The Office of the Provost has announced a reimagined calendar created with the twin priorities of community safety and maintaining the educational experience. The 2020-21 academic year will include a combination of online and in-person learning. It also staggers the community’s return to the Juilliard building to allow for maximum flexibility in light of the uncertainty surrounding public health and potential travel restrictions and visa complications for international students.
“Our goal over the course of the extended school year is to offer a rich Juilliard curriculum of performances, academic courses, skills-based courses, and group/studio work through a mix of both online and in-person learning,” Adam Meyer, provost designate, and Ara Guzelimian, provost and dean, wrote in emails to students, faculty, staff, and alumni. “Determining which activities should occur on campus, and under what social distancing guidelines, will be driven by governmental and public health expert guidance tailored to Juilliard’s unique environment.”
In many cases, the plan expands upon Juilliard’s traditional offering to students through opportunities like virtual projects and other enhancements to the curriculum and the creation of Summer Term 2020. At no additional expense to students—that is, included in the cost of fall tuition—these added weeks of instruction from July 6 to August 14 will permit incoming and returning students to take for-credit courses plus a range of noncredit offerings including workshops and special events entirely online. These include studio classes for musicians; technique and conditioning classes for dancers; supplemental movement and voice work for actors; and lectures, reading groups, and other activities for all that are organized and led by Juilliard faculty.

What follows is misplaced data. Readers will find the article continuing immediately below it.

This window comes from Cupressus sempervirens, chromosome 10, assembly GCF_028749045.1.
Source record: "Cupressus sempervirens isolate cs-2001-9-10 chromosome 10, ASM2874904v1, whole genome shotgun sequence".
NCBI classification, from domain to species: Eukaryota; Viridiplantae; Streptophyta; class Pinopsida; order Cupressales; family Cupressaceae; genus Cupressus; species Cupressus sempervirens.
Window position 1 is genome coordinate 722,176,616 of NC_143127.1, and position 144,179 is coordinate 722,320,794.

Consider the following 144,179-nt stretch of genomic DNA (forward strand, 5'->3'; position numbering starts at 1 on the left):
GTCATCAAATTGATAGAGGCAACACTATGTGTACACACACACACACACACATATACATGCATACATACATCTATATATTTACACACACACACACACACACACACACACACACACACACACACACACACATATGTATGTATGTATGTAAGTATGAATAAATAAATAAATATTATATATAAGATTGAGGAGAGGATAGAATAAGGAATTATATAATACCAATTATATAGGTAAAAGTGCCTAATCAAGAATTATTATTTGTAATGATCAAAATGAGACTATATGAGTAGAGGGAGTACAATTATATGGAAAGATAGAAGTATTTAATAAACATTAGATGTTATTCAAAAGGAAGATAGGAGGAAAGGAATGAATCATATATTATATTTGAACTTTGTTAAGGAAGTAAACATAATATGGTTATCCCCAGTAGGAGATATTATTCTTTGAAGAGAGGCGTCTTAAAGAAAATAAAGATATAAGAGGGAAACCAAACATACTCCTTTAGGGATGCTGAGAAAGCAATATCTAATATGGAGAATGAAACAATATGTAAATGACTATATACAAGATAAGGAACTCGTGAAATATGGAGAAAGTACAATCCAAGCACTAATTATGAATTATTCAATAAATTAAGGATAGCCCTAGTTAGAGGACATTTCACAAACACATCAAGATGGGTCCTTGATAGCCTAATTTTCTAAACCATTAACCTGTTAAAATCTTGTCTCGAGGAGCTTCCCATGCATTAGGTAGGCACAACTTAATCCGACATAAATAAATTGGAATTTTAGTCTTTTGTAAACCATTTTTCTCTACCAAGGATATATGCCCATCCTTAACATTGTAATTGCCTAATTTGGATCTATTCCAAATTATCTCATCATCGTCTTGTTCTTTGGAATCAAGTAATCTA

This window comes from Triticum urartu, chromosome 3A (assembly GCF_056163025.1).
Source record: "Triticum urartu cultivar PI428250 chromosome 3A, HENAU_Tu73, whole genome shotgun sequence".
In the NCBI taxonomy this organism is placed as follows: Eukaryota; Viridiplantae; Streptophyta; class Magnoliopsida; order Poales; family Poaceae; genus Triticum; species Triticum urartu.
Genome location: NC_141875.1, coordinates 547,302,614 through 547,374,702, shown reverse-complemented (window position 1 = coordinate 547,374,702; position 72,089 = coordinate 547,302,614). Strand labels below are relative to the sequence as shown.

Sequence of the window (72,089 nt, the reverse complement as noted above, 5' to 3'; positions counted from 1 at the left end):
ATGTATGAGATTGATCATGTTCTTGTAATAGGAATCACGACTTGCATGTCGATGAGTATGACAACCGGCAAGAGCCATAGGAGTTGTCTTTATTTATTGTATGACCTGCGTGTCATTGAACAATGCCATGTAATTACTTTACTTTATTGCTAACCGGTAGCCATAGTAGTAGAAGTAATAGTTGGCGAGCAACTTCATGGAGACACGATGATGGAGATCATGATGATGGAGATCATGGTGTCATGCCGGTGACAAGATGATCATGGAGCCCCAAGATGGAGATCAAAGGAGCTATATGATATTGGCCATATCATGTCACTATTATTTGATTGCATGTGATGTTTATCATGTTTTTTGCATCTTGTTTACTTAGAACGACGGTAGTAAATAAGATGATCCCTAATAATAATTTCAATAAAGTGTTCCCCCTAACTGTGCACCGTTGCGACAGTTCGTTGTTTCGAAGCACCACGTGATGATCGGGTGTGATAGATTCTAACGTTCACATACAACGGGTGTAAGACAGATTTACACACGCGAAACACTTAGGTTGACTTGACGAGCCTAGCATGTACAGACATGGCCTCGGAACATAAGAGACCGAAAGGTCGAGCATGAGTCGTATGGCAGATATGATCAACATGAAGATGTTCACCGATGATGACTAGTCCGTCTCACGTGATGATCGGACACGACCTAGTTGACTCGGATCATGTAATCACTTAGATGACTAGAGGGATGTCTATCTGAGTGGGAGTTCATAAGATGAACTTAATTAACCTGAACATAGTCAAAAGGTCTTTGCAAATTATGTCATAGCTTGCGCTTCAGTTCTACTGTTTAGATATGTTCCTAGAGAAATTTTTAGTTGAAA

Fall Semester Will Have Three Blocks
The reopening plan divides the fall semester into three blocks of approximately seven weeks each. The first two blocks, which begin August 31 and October 29 respectively, will focus on academic coursework with all courses held online. Starting in the second block, in the late fall, pending health department recommendations on group size, in-person small group work and small group classes and rehearsals may begin. The third block, which begins January 6, is to encompass a festival-style performance schedule as social distancing guidelines permit.
The spring term is scheduled to begin March 1 and will, conditions and guidance permitting, feature a standard mix of performance and academic work. This slightly condensed semester will include a spring break and culminate with commencement, which is to take place June 18, 2021.
The details of each block are subject to guidance from health officials and government requirements as the health crisis continues to evolve. Access to classrooms, studios, theater and concert spaces, the library, practice rooms, and large instruments (pianos, harpsichords, harps, organ, percussion) will be provided as health guidelines permit.
The plan recognizes the importance of access to a broad range of Juilliard faculty. “As we learned this spring, with the right planning and investment in resources, much of this work can be successfully achieved in an online environment, while other work is best done in-person if circumstances permit,” Meyer said. “We continue to invest in resources, training, and technology to help to ensure the online work meets our standard of excellence. Equitable access to resources and opportunities across departments and programs is among our highest priorities.”
In making the announcement, Meyer and Guzelimian also thanked the more than 70 members of the faculty and staff who divided into 14 working groups to put together the comprehensive plan. Their decision-making was guided by medical and engineering experts and also took into account feedback from student and faculty surveys and input from the Juilliard Student Congress.
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